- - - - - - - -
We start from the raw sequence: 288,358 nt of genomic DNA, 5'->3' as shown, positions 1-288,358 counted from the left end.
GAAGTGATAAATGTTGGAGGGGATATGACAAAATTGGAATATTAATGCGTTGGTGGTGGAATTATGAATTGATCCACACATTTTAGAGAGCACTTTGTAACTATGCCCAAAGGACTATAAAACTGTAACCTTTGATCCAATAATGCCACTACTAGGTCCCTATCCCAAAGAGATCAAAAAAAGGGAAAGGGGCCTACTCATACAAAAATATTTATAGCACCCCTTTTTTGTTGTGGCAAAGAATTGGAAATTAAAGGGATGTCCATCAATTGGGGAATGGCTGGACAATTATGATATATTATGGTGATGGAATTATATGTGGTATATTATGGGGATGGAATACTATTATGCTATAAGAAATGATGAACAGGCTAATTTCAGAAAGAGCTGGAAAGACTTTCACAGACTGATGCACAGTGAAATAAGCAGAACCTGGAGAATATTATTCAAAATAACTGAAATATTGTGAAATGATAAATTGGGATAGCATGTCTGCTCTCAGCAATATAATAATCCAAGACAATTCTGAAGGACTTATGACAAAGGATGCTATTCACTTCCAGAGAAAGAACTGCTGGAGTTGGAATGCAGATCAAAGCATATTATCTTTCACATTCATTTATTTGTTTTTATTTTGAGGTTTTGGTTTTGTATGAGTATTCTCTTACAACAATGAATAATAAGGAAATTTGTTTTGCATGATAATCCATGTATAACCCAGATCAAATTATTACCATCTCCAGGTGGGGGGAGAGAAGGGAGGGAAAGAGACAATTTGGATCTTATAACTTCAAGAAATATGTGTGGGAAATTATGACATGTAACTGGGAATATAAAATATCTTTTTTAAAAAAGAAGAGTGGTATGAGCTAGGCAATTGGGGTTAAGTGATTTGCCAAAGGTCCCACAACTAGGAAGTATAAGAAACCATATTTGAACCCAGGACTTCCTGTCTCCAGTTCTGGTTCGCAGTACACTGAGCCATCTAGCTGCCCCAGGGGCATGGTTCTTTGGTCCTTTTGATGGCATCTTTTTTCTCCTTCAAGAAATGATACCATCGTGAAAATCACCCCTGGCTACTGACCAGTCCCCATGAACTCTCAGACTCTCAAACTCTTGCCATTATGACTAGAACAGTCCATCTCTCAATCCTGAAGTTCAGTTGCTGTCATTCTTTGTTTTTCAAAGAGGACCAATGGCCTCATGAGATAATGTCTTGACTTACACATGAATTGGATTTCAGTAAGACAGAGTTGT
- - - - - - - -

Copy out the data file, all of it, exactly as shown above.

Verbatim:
We start from the raw sequence: 288,358 nt of genomic DNA, 5'->3' as shown, positions 1-288,358 counted from the left end.
GAAGTGATAAATGTTGGAGGGGATATGACAAAATTGGAATATTAATGCGTTGGTGGTGGAATTATGAATTGATCCACACATTTTAGAGAGCACTTTGTAACTATGCCCAAAGGACTATAAAACTGTAACCTTTGATCCAATAATGCCACTACTAGGTCCCTATCCCAAAGAGATCAAAAAAAGGGAAAGGGGCCTACTCATACAAAAATATTTATAGCACCCCTTTTTTGTTGTGGCAAAGAATTGGAAATTAAAGGGATGTCCATCAATTGGGGAATGGCTGGACAATTATGATATATTATGGTGATGGAATTATATGTGGTATATTATGGGGATGGAATACTATTATGCTATAAGAAATGATGAACAGGCTAATTTCAGAAAGAGCTGGAAAGACTTTCACAGACTGATGCACAGTGAAATAAGCAGAACCTGGAGAATATTATTCAAAATAACTGAAATATTGTGAAATGATAAATTGGGATAGCATGTCTGCTCTCAGCAATATAATAATCCAAGACAATTCTGAAGGACTTATGACAAAGGATGCTATTCACTTCCAGAGAAAGAACTGCTGGAGTTGGAATGCAGATCAAAGCATATTATCTTTCACATTCATTTATTTGTTTTTATTTTGAGGTTTTGGTTTTGTATGAGTATTCTCTTACAACAATGAATAATAAGGAAATTTGTTTTGCATGATAATCCATGTATAACCCAGATCAAATTATTACCATCTCCAGGTGGGGGGAGAGAAGGGAGGGAAAGAGACAATTTGGATCTTATAACTTCAAGAAATATGTGTGGGAAATTATGACATGTAACTGGGAATATAAAATATCTTTTTTAAAAAAGAAGAGTGGTATGAGCTAGGCAATTGGGGTTAAGTGATTTGCCAAAGGTCCCACAACTAGGAAGTATAAGAAACCATATTTGAACCCAGGACTTCCTGTCTCCAGTTCTGGTTCGCAGTACACTGAGCCATCTAGCTGCCCCAGGGGCATGGTTCTTTGGTCCTTTTGATGGCATCTTTTTTCTCCTTCAAGAAATGATACCATCGTGAAAATCACCCCTGGCTACTGACCAGTCCCCATGAACTCTCAGACTCTCAAACTCTTGCCATTATGACTAGAACAGTCCATCTCTCAATCCTGAAGTTCAGTTGCTGTCATTCTTTGTTTTTCAAAGAGGACCAATGGCCTCATGAGATAATGTCTTGACTTACACATGAATTGGATTTCAGTAAGACAGAGTTGT